Make Adobe free for all students

London Lack, Columnist

Editor’s note: In a previous version of this story, Kayla Quilantang, who is one of several students working to pass legislation that makes Adobe free, said students at ACC pay $5 for Adobe, which is incorrect, as ACC says it offers the software for $10 to students enrolled in courses that require the use of Adobe and $50 to all other students. The story also incorrectly stated that the software is free at most UT-affiliated institutions and colleges across the nation. The Texan regrets this error. 

Adobe is a premier software advertised as an academic and career-enhancing resource. Architecture, radio-television-film, journalism and graphic design are just a few majors and industries that require Adobe. As such an important resource, the software is free at other colleges across the nation, including UT-San Antonio — but not at UT-Austin. 

Adobe should be free for all UT-Austin students, as it is a nearly-universally required skill for the modern workforce.

David Ryfe, the director of the School of Journalism and Media, said that Adobe is used  extensively by journalism students. 

“One of the things you’re going to learn if you want to get a job as a journalist is that no one’s going to pay you just to write anymore,” Ryfe said. “You need to be able to use audio, you need to use photography and you need to be able to use a video camera and learn how to stitch all this stuff together into stories for different platforms.” 

Ryfe calls this new approach “multimedia journalism,” and all of these skills are primarily taught using Adobe.

Currently, UT-Austin students can purchase a $195.95 Adobe subscription from the campus computer store. This subscription lasts a single school year and is a discounted rate from the $599.95 annual version.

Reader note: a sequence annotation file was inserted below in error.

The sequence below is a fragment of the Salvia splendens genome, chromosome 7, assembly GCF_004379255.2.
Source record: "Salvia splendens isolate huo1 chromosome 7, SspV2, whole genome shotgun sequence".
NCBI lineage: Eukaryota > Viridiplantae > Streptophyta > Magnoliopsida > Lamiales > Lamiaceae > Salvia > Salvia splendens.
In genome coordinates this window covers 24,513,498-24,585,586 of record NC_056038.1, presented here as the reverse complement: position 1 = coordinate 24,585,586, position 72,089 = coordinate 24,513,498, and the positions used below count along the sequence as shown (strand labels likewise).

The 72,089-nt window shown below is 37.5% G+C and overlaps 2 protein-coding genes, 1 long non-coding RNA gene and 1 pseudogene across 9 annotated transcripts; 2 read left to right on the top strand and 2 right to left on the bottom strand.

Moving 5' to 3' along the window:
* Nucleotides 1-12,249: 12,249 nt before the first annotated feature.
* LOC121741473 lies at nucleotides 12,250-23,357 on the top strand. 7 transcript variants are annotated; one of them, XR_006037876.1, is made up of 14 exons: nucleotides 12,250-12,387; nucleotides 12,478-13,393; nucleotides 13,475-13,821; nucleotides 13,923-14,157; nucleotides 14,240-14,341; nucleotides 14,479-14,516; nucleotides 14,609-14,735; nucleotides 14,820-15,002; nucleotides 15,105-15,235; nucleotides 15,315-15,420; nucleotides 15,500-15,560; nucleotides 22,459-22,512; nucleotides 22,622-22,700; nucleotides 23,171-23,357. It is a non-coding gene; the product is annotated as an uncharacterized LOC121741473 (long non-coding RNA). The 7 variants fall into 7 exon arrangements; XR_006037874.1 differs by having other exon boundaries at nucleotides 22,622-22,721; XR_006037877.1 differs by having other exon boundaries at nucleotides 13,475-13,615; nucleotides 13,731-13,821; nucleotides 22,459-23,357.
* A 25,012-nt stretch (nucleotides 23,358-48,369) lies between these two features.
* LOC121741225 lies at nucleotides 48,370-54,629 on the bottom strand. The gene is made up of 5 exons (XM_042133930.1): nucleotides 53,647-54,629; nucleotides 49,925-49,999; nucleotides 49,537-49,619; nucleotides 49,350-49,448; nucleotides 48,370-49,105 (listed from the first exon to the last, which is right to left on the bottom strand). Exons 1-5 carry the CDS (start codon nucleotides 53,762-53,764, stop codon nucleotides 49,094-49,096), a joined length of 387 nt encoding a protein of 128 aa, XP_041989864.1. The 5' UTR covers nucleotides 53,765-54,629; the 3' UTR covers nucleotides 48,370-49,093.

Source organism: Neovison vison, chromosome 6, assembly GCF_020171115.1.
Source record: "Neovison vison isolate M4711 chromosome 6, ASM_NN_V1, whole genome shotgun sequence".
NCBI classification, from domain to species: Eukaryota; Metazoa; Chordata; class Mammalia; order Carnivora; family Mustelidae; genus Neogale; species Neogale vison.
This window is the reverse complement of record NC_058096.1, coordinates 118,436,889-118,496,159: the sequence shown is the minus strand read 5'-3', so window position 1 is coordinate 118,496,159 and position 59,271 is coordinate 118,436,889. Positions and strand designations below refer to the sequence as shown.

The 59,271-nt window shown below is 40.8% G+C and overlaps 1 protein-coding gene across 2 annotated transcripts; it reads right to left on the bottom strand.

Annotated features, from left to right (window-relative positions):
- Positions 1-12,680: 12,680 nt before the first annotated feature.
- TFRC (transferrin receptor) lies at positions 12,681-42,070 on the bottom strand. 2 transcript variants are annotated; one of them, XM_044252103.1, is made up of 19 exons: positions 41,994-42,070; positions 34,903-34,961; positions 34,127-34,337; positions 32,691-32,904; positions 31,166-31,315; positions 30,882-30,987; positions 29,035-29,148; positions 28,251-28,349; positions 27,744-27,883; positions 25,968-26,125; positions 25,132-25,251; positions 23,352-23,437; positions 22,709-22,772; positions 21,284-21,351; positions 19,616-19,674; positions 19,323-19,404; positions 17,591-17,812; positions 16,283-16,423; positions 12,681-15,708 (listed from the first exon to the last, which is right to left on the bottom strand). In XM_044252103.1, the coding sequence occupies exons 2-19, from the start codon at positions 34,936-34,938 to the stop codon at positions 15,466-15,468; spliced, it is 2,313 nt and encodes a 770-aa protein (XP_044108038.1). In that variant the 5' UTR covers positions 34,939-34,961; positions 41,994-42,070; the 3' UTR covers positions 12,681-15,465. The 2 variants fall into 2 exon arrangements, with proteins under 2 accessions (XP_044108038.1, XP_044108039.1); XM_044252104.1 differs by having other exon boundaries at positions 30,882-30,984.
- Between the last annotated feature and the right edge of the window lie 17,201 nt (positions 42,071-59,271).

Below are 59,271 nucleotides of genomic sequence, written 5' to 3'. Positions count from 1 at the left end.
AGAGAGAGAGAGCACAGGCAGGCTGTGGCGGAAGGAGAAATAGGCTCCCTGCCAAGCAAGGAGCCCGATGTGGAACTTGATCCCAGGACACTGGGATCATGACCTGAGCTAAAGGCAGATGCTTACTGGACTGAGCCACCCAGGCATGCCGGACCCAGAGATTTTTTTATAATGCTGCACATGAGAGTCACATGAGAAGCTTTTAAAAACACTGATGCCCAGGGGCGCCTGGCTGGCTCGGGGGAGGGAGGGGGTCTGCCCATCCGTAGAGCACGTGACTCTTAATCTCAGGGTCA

Because students already devote significant money toward tuition and other school-related expenses, they shouldn’t be required to pay for an additional Adobe subscription. 

Kerryn Xu, computer science and Plan II freshman, is the executive associate for Apricity Magazine — UT’s official literary arts magazine. Xu heavily relies on Adobe to organize and design various issues of the magazine.

“So the designers (for Apricity) have to get Adobe totally on their own, which I didn’t realize until I joined and started actually designing the pages,” Xu said

Like many students, Xu justifiably does not want to pay Adobe’s expensive monthly subscription fees. To circumvent the issue, she uses a different email every two weeks to acquire multiple free trials. 

“I’ve had to redesign my pages every single time I’ve made a new account,” Xu said. “It’s really hard if you don’t want to pay (for Adobe).”

Ryfe also explained that UT-Austin students who need Adobe for their majors can only access it for free through on-campus computers, creating another barrier for student usage and limiting the accessibility of a required tool. 

Kayla Quilantang, an architecture and music senior and president of the Architecture Student Council, said this also creates a safety concern.

“Students are having to spend several all nighters in a random campus basement to use this software if they can’t pay that subscription fee, which leads to students walking home at 4 a.m. in West Campus,” Quilantang said.

Quilantang is one of several students working to pass legislation that makes Adobe free. 

“We feel like it’s kind of ridiculous that UT-Austin, (which) boasts itself as one of the richest universities in the nation, is not providing its students this relief from financial stress,” Quilantang said. 

However, these financial and accessibility issues could be remedied by making Adobe free for  all UT-Austin students. Because other UT system institutions already offer this valuable amenity, the University must immediately follow suit. It’s time that the resources students at other Texas colleges enjoy are equally integrated into the UT-Austin experience. 

Lack is a dance and Plan II freshman from San Angelo, Texas.